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Jay Ingram takes on climate change from a social psychology perspective

by admin October 26, 2010

Jay Ingram takes on climate change from a social psychology perspective

by admin October 26, 2010

An audience of Concordia students and faculty waited patiently for Canadian broadcaster Jay Ingram to take the stage last week, likely expecting a discussion on the effects of Climate Change on the Earth. But the journalist and author surprised many in the crowd by addressing the problem of the environmental debate itself, and why people are biased towards believing their own truths rather the facts of global warming.

“The essence of the argument is not about data, but social psychology,” Ingram said.

The host of the Discovery Channel’s science news program Daily Planet pointed out that if people understood the scientific findings of global warming they would realize the earth is changing and that people are the main contributors to climate change. He said that North Americans admit that they do not know enough about global warming, but they distrust the sources gathering the data.

“How you react to new information is determined,” Ingram explained, “[…] by where you are socially and culturally.”

Ingram sat in-front of his audience in the Hall building and argued that people are programmed to believe only certain sources. He said that when a person is presented with two sets of arguments that have authoritative sources refuting or agreeing with climate change, the person will automatically align themselves with the article that justifies their lifestyle. Ingram said no one wants to admit they are damaging the earth.

“Information is never just information,” Ingram said. “It always has to be matched to your set of opinions.”

Chad Walcott, the Arts and Science Federation of Associations vice-president of external and sustainability, found it interesting that Ingram went as far as to say that biology determines the way people think about an issue. Ingram said that depending on where the person lives and who their parents are, they are biologically predetermined to think a certain way, evidencing this claim by using research from the United States about the brain activities of Democrats and Republicans.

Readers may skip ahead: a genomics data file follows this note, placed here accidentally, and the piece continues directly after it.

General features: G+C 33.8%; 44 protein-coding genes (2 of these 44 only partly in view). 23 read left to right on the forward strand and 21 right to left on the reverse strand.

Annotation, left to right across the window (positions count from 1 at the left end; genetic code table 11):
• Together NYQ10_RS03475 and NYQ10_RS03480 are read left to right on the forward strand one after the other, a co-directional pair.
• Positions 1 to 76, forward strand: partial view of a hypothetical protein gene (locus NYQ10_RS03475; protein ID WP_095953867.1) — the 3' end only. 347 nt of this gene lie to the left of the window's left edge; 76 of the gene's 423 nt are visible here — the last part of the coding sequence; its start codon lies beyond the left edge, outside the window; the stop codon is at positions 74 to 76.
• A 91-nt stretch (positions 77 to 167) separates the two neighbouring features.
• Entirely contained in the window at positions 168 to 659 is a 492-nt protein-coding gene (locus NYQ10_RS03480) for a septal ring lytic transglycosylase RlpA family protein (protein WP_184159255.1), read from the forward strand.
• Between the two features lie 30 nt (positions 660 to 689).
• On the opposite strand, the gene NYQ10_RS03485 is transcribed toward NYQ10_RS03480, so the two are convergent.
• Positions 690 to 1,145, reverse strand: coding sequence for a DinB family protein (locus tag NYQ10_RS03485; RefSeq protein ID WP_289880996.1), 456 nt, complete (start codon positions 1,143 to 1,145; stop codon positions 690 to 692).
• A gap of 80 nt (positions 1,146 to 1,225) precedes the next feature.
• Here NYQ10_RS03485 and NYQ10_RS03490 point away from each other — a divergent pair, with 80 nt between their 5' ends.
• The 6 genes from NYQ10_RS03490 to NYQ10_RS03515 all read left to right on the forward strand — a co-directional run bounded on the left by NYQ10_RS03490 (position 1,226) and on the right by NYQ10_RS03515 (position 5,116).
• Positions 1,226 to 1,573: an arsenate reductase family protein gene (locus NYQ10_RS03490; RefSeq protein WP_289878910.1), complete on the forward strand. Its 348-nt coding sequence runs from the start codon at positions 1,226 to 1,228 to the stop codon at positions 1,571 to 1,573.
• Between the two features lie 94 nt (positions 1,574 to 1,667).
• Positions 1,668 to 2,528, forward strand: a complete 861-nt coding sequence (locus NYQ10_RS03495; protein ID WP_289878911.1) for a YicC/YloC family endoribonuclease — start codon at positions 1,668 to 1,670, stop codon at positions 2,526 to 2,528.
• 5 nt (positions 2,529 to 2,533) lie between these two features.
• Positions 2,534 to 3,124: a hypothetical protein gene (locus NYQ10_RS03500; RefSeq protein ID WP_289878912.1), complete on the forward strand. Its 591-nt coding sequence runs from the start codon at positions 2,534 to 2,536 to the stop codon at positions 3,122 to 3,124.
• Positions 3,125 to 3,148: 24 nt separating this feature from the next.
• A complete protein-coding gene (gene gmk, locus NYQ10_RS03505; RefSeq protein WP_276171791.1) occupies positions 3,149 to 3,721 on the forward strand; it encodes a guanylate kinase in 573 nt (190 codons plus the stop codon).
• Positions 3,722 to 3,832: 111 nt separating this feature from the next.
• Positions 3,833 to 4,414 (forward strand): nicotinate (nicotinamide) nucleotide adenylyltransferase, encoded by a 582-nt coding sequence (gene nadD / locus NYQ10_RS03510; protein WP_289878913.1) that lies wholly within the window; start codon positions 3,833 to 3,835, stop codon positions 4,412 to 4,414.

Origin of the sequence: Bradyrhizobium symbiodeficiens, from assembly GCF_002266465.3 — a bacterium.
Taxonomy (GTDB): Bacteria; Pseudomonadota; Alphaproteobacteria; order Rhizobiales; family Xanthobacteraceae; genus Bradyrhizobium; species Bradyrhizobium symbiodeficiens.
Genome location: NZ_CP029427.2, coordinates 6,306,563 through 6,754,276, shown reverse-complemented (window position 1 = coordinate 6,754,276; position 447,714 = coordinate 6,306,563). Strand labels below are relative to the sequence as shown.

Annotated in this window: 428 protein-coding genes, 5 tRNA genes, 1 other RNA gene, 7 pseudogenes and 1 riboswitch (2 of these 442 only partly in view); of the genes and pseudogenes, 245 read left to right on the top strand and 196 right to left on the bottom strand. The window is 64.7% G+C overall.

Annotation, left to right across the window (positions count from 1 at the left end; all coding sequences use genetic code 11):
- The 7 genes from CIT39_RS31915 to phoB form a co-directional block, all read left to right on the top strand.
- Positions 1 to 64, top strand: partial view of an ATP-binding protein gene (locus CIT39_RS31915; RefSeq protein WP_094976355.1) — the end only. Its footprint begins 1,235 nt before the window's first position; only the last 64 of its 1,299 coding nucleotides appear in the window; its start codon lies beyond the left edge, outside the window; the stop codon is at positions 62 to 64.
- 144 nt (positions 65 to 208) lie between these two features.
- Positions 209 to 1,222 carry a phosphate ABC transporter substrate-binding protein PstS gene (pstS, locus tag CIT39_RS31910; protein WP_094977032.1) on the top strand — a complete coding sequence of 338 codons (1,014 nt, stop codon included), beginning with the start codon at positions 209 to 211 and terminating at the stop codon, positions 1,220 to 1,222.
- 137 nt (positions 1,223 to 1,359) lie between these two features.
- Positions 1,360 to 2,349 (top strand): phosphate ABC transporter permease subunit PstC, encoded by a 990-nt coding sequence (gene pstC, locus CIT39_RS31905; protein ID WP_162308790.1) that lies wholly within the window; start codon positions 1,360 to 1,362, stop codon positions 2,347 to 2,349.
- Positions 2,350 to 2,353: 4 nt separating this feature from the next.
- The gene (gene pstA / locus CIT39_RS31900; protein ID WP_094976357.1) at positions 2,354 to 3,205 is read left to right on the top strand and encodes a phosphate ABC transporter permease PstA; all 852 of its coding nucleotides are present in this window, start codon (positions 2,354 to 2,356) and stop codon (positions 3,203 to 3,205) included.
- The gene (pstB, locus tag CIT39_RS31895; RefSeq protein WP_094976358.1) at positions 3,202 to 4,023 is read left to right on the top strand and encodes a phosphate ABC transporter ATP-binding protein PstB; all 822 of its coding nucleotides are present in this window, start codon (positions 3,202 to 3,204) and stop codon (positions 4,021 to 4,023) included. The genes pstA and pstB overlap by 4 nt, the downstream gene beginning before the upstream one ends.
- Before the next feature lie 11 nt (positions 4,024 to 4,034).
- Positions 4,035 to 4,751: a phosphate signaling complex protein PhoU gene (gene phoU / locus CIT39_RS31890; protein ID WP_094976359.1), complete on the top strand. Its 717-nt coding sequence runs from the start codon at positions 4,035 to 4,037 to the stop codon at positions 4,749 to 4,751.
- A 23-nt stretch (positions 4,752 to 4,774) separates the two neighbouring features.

Ingram said that researchers noticed the brains of each group reacted differently to the set of questions asked, and that the brain scans had a 70 per cent accuracy rate in determining if a person was Republican or Democrat.

Though, not everyone is locked into a position of thinking, Ingram added.

According to Ingram, the majority of Americans are not well informed about climate change and because of that if scientists learn how deliver their message they may convince the undecided.

Ingram remains sceptical that people will change if there is not an effort made to understand why climate change deniers think a certain way. He said understanding the background of a community can help scientist and environmentalist get their message across that the earth is in trouble.

He also said that for people to change their opinions they have to believe the authoritative person who relays the information.